Everything you need to know about image releases


For any image with a recognizable person, property, or artwork, we require an image release to ensure they’re safe to license to users.

Laws regarding image releases vary per country, but generally, here’s what you need to know:

01. When an image release is/isn’t needed

Photos in Canva are going to be used commercially, so as long as a person can recognize themselves, their property, or their creation in your photo, you need an image release.

Photo by Micahel Simons | needs a model release

Photo by Galyna Andrushko | doesn't need a model release

If a photo shows any feature like a tattoo, piercing, or even a birthmark that would make a specific person recognizable to themselves or people they know, get a model release.

Photo by Alex Hockett | needs a model release

Photo by Pixabay | doesn't need a model release

When shooting any place that may or may not be open to the public but cannot be entered freely by just anyone (including your hotel or hospital room), get a property release.

Photo by Stephan Karg | needs a property release

Photo by Krista Mangulsone | doesn't need a property release

Photos that show intellectual property, like buildings, furniture, packaging, sculptures, murals, graffiti, and tattoos can also need a property release, especially if the property is the subject of the photo rather than just part of the background.

Photo by Ashim-D’Silva | doesn't need a property release

Some currencies also need a property release—some depending on when they were released. For instance, a property release is needed for Australian banknotes and coins designed after May 1, 1969. The best bet is to find out the country’s laws.

Photo by Steve Estvanik

Photos of unique, famous, and zoo-kept animals also require a property release. For instance, race horses or celebrity dogs will require a property release from their owners. In the case of zoo animals, you’ll need a property release signed by the owner of the zoo. Also note that we only accept photos of animals that appear to be in their natural habitat.

Photo by Matthew Henry | needs a property release

Photo by Pixabay | doesn't need a property release

So when isn’t an image release needed? Basically, if people, places, objects, and animals in your photo are generic enough, like a silhouette of a person or a person very far off in a distance, you won’t need one. Additionally, if properties are part of a broad background aren’t the subject of a photo, you won’t need an image release.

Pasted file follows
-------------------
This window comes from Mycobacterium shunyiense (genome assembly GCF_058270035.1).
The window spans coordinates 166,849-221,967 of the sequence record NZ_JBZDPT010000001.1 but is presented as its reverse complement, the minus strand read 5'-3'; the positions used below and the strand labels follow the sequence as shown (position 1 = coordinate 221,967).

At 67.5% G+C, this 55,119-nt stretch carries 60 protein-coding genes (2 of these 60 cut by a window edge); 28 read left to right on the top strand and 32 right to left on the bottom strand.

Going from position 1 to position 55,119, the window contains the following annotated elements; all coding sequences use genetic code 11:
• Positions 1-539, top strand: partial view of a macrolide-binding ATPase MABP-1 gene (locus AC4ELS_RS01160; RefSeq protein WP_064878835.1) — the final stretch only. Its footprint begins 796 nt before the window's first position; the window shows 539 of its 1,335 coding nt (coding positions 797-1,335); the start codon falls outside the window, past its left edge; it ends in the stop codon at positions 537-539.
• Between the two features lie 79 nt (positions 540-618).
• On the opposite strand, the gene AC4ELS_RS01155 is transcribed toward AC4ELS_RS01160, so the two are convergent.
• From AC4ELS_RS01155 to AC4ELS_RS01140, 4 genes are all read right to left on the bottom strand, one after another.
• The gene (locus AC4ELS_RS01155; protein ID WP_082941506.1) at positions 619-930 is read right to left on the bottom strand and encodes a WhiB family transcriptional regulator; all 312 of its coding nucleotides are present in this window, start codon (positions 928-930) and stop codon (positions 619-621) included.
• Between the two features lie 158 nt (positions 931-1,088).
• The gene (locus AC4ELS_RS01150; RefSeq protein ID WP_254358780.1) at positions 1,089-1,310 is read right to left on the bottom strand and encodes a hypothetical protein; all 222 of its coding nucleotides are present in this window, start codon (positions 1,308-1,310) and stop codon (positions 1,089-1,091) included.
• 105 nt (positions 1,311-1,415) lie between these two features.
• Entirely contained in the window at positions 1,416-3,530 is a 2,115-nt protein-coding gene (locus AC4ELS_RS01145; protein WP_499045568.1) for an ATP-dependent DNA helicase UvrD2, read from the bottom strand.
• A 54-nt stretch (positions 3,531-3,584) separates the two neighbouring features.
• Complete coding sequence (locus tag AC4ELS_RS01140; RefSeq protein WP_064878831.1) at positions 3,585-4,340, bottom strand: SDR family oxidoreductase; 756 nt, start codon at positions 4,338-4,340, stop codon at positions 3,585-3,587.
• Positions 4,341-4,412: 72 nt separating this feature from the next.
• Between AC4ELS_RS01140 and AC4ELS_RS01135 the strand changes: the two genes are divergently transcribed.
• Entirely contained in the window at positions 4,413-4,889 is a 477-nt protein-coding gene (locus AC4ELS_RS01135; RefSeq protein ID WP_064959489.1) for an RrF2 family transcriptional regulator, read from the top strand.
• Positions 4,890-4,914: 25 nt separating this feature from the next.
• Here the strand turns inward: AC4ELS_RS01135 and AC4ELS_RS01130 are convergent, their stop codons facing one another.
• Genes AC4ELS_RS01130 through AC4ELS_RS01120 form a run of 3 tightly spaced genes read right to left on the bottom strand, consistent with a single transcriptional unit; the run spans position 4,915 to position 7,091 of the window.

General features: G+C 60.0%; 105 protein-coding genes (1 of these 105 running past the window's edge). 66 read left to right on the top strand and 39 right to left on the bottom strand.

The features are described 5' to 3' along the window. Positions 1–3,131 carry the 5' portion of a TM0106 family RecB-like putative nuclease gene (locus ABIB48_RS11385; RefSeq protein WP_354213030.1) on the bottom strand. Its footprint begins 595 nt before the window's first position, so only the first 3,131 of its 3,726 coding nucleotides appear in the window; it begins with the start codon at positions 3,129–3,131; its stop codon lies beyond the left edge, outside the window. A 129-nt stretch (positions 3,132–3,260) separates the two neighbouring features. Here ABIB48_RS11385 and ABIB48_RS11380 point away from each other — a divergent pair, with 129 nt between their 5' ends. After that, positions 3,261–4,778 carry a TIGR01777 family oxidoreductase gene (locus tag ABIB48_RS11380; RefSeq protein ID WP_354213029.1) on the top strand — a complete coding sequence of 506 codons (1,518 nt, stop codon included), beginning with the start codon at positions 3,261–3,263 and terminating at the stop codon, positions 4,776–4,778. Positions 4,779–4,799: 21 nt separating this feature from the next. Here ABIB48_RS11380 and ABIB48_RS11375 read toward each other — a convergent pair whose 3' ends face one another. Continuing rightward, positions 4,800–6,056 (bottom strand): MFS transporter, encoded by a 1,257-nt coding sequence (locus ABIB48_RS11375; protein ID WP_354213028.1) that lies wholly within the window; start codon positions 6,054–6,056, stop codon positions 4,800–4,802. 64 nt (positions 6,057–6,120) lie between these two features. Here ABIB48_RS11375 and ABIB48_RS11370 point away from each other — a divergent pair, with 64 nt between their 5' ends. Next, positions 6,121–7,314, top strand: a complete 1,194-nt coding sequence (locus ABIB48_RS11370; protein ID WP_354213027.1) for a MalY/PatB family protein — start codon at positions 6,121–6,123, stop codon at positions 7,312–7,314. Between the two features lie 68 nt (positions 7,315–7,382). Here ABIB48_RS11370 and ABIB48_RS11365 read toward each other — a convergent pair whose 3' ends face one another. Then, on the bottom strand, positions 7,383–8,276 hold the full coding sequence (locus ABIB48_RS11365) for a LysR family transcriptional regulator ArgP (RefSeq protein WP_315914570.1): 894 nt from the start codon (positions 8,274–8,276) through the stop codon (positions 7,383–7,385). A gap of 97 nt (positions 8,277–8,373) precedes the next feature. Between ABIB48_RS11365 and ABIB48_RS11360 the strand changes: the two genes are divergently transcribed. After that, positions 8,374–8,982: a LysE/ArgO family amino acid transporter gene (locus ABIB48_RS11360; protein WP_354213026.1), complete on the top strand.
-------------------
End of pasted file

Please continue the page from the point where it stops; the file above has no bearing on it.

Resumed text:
Photo by Unsplash | doesn't need a model release

Photo by Pixabay | doesn't need a property release

02. What to include in the image release

Photo by Kirill Kedrinski

Image releases typically should include the following:

  • Date, location, and details of the shoot or property
  • Full contact details of the model or property owner
  • A reference photo of the model or property
  • Details of the photographer
  • Signature of the model or a legal parent/guardian if the model is a minor, owner of the property or art, or heir of the model or owner of the property (up to 70 years after death)

Be sure to find a reputable blank model and property release and never attempt to create your own. For extra legal protection, some photographers take a photo of the model or property owner holding the signed release.

Photo by Sara Woodmansee

There are many mobile apps that make signing and managing releases easy. Most contain standard releases which meet most legal requirements in most countries, so they’re a good option.

We also have release templates you can use if you prefer doing them on paper: property release and model release.

If you can, take blank releases with you whenever you go out to shoot, so you can have models and property owners sign them if needed and better the chances of getting your photos approved.

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